The following is a part of a series of interviews with legal professionals and their experiences and interaction with innovation and technology in the legal sector. We hope you’ll get value from what others have learnt along the way and their recommendations.
An interview with Rachael Stevenson, Practice Manager, AlexanderDorrington
Name, role and company
Rachael Stevenson, Practice Manager, AlexanderDorrington
What has been your experience or interaction with legal innovation and technology?
Legal innovation doesn’t have to be the big exciting techie products that win innovation awards. Innovation in our firm is the incremental changes in how we work. It comes about from everyone’s input into ‘how can we do this better’. I get a real kick out of finding the most efficient and effective way to get something done. This could stem from laziness to get the job done quickly, but I prefer to say I’m motivated by efficiency.
What changes have you seen in your firm, team or organisation recently?
We have specifically listed “be open to technology and new ways of working” in our annual strategic plan for the past few years. Three years ago, we became ‘fileless’. We still use paper for some things, but the end goal is not to be paperless, it’s about access to information and efficiency. Other changes we recently implemented were BigHand’s speech recognition, software to trawl through our emails to ensure they are all saved to client files, a workflow tool to manage matters. Changes we have made in the past couple years have enabled 75% of our staff to work an alternative to 9-5. Some work from home one day a week, some start early and finish early, some work part time.
However, over the years not all our new ideas have performed well or provided the benefit we had hoped for. It’s been a learning curve.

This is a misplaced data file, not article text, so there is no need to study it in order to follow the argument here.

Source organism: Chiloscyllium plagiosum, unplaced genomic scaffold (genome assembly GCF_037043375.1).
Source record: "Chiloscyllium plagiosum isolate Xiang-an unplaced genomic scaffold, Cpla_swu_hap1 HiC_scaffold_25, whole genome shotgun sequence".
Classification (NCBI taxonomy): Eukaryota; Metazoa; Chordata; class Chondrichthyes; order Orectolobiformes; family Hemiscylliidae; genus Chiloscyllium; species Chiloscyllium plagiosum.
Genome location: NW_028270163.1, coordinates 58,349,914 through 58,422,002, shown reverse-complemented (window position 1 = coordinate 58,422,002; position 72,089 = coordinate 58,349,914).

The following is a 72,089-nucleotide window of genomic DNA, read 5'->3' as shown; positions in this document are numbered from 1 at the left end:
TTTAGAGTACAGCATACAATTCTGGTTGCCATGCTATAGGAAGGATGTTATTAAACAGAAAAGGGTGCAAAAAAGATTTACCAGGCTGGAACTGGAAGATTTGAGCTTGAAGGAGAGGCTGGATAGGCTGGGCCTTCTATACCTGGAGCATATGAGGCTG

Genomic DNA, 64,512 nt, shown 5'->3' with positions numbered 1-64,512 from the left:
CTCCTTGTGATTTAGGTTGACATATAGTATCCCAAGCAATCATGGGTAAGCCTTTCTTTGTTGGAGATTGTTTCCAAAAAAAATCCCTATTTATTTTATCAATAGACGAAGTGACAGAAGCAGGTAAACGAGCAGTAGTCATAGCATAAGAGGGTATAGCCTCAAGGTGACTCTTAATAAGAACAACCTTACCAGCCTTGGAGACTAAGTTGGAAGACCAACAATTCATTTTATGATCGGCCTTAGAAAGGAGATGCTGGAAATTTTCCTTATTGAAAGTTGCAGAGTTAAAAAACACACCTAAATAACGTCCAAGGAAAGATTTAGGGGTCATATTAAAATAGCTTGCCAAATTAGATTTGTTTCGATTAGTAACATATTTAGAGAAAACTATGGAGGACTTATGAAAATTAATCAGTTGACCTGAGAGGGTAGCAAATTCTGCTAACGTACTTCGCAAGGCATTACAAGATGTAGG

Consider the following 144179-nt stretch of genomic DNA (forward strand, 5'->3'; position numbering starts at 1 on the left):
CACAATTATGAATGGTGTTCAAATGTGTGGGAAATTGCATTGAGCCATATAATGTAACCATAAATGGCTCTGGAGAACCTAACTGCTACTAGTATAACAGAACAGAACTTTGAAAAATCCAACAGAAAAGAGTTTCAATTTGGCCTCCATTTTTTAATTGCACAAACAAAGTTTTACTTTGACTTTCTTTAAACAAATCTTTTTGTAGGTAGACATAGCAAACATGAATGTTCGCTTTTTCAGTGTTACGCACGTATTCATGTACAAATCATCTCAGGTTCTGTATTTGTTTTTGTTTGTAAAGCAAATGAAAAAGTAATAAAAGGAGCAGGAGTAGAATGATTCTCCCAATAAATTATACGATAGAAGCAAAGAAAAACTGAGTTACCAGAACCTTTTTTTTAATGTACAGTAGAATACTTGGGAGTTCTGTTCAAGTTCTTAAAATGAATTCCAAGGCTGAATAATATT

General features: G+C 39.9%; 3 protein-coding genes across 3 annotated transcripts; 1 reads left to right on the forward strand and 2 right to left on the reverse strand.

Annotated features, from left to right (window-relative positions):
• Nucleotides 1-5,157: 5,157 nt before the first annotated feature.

What challenges or barriers do you face when innovating or looking to use new tech?
There needs to be a good business case for the new tech. The new tech needs to solve a problem or make life easier. We need to ensure we aren’t just using new tech because everyone else is using it.
Managing change is a huge challenge. It’s hard to change the way someone has always done something. People have to really understand the benefit the new technology will provide to fully engage and buy into the change.
Time is another barrier. As a practice manager of a small firm my time is spent across so many different aspects of running the firm. So, when looking at new tech or innovation it can be hard to find time to look into all the different options available, not to mention the time to implement and train.
Lastly, it is frustrating when you find a fantastic product, but it doesn’t work within our infrastructure. Or you have a piece of software, but the developers can’t keep up with the changes that need to be made to meet the changes in the market.
What opportunities do you see with legal innovation?
The opportunities for law firms in NZ are huge, we seem a little behind other countries when it comes innovation, however we’re starting to see more and more alternative ways to working come through now.
With greater adoption of tech and more innovation, how do you see your role evolving in the future?
As a practice manager of a small firm it is impossible to be an expert in all things relating to technology, so it will become increasingly important to be able to work with other experts, to outsource projects/tasks outside my expertise.
LawFest is focused on innovation and tech in the legal profession, why do you think it’s important for legal professionals to attend an event like LawFest?
Attending events like LawFest is great for hearing about what others are doing, to network with those in a similar position to bounce ideas off one another. We don’t all need to reinvent the wheel. Sitting in a conference away from the office is great for getting the creative mind thinking.